The U.S. Ambassador to South Korea, Mark Lippert, was slashed on his right cheek and hand with a knife.
The U.S. Ambassador to South Korea, Mark Lippert, was attacked in Seoul, and is in stable condition, receiving treatment at a local hospital, according to the U.S. embassy.
According to Seoul police, Lippert was slashed on his right cheek and hand with a knife measuring about 10 inches long at 5:42 p.m. ET on Wednesday.
A South Korean news agency reported that the suspect was opposed to the joint South Korea-U.S. military drills that launched earlier this week, but Seoul police said the motive for the attack and how it was organized are under investigation.
State Department spokeswoman Marie Harf confirmed the ambassador had been attacked while giving a speech in Seoul Thursday morning, and said that the South Korean embassy is coordinating with local law enforcement on the attack.
"We strongly condemn this act of violence. The ambassador is being treated at a local hospital. His injuries are not life threatening," she said.
South Korean president, Park Geun-hye condemned the attack: "This incident is not only a physical attack on the US. ambassador, but an attack on the South Korea-U.S. alliance and it can never be tolerated."
She pledged a "thorough investigation and strengthening" of protection.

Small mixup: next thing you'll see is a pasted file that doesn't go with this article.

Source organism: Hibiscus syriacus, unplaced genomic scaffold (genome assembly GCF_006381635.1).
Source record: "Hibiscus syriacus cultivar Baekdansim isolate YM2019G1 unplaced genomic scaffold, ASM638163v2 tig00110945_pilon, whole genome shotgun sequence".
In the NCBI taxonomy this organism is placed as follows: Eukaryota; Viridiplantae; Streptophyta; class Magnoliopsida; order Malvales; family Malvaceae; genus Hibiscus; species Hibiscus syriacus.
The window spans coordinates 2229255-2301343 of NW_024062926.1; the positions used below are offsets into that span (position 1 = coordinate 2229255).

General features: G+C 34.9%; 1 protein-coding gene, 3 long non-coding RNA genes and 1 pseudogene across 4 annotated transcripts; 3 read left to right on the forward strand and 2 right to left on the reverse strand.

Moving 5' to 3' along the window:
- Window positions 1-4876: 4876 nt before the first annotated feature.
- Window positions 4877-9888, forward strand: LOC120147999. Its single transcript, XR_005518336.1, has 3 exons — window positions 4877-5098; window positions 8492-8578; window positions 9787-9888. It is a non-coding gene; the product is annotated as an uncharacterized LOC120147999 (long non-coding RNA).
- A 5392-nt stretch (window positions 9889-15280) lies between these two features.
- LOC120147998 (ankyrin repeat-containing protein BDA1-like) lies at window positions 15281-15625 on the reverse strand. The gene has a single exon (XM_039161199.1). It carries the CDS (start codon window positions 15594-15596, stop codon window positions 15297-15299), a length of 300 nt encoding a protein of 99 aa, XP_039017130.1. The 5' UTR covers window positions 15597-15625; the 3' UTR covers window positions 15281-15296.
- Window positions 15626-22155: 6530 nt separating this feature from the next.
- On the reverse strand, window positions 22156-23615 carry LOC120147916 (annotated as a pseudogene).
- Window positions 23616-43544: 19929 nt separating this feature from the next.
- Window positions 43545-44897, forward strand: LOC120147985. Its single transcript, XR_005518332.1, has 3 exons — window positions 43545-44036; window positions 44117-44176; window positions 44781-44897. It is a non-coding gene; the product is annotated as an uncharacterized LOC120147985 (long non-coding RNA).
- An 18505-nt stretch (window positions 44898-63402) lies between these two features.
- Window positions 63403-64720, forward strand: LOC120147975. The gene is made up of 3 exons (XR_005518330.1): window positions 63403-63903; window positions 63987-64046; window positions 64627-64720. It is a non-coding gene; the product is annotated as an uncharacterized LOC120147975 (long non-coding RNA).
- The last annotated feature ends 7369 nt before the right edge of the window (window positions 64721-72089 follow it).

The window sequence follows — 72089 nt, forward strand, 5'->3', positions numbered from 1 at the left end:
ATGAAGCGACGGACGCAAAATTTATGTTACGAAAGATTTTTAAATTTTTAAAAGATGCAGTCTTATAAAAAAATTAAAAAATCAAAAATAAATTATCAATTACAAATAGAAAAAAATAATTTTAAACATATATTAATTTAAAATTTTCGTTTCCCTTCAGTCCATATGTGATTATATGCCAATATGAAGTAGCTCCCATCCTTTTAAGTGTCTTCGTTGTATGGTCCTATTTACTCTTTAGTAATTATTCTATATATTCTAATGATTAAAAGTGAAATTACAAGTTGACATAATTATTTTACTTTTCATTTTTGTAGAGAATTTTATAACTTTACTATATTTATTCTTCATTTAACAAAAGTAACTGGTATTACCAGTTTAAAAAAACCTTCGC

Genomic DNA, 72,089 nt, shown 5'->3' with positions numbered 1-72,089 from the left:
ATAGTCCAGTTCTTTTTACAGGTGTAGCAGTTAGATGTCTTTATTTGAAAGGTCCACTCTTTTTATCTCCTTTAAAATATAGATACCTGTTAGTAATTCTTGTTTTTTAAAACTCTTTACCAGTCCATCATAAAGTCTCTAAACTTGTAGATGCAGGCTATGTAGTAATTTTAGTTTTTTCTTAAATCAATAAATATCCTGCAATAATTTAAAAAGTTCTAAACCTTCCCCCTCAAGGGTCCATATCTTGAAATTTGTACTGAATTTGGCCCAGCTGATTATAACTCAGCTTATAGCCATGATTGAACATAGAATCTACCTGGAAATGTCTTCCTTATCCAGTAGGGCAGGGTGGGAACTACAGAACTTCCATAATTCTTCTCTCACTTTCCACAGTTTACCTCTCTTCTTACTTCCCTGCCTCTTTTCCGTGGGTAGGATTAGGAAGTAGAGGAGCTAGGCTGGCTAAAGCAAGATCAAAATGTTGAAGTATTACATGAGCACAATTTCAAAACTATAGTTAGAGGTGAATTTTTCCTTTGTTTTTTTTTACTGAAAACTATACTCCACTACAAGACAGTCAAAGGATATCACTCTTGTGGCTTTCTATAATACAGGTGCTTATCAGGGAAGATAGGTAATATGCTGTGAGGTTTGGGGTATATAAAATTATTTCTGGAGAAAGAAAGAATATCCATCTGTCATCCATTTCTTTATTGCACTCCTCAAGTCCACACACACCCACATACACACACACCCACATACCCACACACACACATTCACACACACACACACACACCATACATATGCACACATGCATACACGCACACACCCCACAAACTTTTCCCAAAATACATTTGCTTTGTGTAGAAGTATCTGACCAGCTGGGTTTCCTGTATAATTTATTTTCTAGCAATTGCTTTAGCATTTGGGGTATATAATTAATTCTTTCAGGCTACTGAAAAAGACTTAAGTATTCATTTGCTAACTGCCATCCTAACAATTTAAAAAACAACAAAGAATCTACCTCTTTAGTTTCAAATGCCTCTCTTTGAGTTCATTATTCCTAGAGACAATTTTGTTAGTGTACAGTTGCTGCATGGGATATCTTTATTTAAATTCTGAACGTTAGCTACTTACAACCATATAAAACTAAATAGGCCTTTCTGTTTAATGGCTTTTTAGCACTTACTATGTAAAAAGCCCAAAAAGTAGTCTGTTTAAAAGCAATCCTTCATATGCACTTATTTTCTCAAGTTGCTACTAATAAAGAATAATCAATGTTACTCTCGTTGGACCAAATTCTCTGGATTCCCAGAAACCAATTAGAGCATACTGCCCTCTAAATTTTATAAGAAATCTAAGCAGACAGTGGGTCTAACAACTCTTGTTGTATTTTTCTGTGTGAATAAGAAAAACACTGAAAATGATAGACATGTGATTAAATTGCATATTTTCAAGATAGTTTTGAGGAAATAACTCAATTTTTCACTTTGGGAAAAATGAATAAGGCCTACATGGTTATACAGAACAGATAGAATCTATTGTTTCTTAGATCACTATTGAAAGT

Lippert is a longtime friend and confidant of President Barack Obama, who has been a member of his inner circle since the President's time as senator. According to National Security Council spokeswoman Bernadette Meehan, Obama called Lippert to wish him well.
"The President called U.S. Ambassador to the Republic of Korea, Mark Lippert, to tell him that he and his wife Robyn are in his thoughts and prayers, and to wish him the very best for a speedy recovery," Meehan said in a statement.
According to local police chief Yoon Myung-seon, the event was organized by the Korea Council For Reconciliation and Cooperation, and the suspect in the attack was a member of the council.
According to South Korean news agency Yonhap, the suspect is a 55-year-old man with the last name "Kim," who authorities say was opposed to the joint South Korea-U.S. military drills that kicked off earlier this week.
Yonhap reported that the suspect came up from behind, pushed Lippert down on a table and started attacking him.
In July 2010, Kim received a suspended two-year prison sentence for throwing a piece of concrete at a Japanese Ambassador to South Korea, Yonhap said.
South Korea's YTN news channel reported that Lippert was about to deliver a speech at a breakfast being held at Sejong Hall in Seoul. The report says nothing specific about the attack, only that yelling was heard and then the bloodied ambassador was taken to the hospital.
The suspect was reportedly detained and is currently under investigation.